The number of laid-off professionals forced to work part time because of economic reasons is an aspect of the employment market that doesn't get the amount of attention that the unemployment rate does. But these part-time workers, who aren't counted as unemployed by the
Labor Department, are growing in numbers, the Houston Chronicle reports.
While the unemployment rate remained at 5.8 percent in March, the department's
monthly employment report showed, 4.7 million workers took part-time positions
because they did not secure full-time opportunities. This number, in addition
to the 474,000 discouraged workers (those who stopped looking for work), offer
a sobering perspective of the jobs market, according to the newspaper.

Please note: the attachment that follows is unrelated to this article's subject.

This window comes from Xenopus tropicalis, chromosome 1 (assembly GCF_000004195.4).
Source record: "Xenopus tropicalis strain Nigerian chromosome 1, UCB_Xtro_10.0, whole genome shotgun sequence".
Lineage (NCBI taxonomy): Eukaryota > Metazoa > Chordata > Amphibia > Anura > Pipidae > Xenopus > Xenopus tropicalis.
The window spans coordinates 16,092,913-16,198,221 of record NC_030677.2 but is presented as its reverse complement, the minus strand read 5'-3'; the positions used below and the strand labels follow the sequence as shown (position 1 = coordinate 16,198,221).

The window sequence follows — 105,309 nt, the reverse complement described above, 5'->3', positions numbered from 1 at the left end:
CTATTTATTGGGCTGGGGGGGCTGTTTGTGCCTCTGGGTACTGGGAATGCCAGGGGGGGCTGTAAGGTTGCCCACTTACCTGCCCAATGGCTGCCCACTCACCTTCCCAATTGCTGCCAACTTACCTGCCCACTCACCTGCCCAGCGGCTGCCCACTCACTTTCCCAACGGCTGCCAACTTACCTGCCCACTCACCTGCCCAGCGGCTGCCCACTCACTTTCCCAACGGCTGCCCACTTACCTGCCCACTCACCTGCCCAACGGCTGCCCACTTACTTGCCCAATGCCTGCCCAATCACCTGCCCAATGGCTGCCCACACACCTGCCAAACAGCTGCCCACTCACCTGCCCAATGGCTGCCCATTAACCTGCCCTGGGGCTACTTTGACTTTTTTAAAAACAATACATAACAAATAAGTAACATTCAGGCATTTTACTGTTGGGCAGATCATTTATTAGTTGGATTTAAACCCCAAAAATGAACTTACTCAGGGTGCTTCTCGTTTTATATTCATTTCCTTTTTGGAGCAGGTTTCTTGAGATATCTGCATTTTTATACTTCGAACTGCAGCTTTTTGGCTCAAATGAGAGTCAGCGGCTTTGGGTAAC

The newspaper notes those two groups of workers and the 8.5 million unemployed
Americans produced a labor "underutilization" rate of 10.8 percent
in February, compared with 10.1 percent a year earlier, according to the Bureau
of Labor Statistics.
The lack of full-time work has many Americans working part time at retailers
and in schools as substitute teachers, but some job seekers and counselors are saying the part-time jobs
are becoming harder to find.
Home Depot tells the newspaper the company will hire 178,000 people this year,
but the company will receive 1.5 million to 3 million applications for those
"It's not that easy these days," says Joe Maguire Dooley, a job counselor
in Illinois. "You have to start thinking about part-time jobs the way you
used to do full-time jobs."
Workers tell the newspaper that while the part-time jobs provide some income,
they still are concerned about money issues.